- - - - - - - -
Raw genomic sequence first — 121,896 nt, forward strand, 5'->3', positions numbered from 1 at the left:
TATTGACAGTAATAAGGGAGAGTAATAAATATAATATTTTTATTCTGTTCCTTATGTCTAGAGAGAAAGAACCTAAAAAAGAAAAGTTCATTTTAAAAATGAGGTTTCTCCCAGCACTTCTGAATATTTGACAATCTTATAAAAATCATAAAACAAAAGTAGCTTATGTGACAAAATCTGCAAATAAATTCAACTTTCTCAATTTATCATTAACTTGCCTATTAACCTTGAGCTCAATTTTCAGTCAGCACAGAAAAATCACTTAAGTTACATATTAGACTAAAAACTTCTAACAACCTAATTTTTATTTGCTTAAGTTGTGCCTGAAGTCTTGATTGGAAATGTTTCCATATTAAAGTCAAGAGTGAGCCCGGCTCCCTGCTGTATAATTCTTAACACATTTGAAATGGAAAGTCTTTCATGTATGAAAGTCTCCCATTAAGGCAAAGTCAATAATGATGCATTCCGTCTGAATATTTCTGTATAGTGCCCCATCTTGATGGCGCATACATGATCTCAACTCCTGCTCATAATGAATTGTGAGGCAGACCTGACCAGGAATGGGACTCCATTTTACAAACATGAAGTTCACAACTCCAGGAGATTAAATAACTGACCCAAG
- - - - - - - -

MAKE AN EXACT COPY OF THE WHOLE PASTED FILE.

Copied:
Raw genomic sequence first — 121,896 nt, forward strand, 5'->3', positions numbered from 1 at the left:
TATTGACAGTAATAAGGGAGAGTAATAAATATAATATTTTTATTCTGTTCCTTATGTCTAGAGAGAAAGAACCTAAAAAAGAAAAGTTCATTTTAAAAATGAGGTTTCTCCCAGCACTTCTGAATATTTGACAATCTTATAAAAATCATAAAACAAAAGTAGCTTATGTGACAAAATCTGCAAATAAATTCAACTTTCTCAATTTATCATTAACTTGCCTATTAACCTTGAGCTCAATTTTCAGTCAGCACAGAAAAATCACTTAAGTTACATATTAGACTAAAAACTTCTAACAACCTAATTTTTATTTGCTTAAGTTGTGCCTGAAGTCTTGATTGGAAATGTTTCCATATTAAAGTCAAGAGTGAGCCCGGCTCCCTGCTGTATAATTCTTAACACATTTGAAATGGAAAGTCTTTCATGTATGAAAGTCTCCCATTAAGGCAAAGTCAATAATGATGCATTCCGTCTGAATATTTCTGTATAGTGCCCCATCTTGATGGCGCATACATGATCTCAACTCCTGCTCATAATGAATTGTGAGGCAGACCTGACCAGGAATGGGACTCCATTTTACAAACATGAAGTTCACAACTCCAGGAGATTAAATAACTGACCCAAG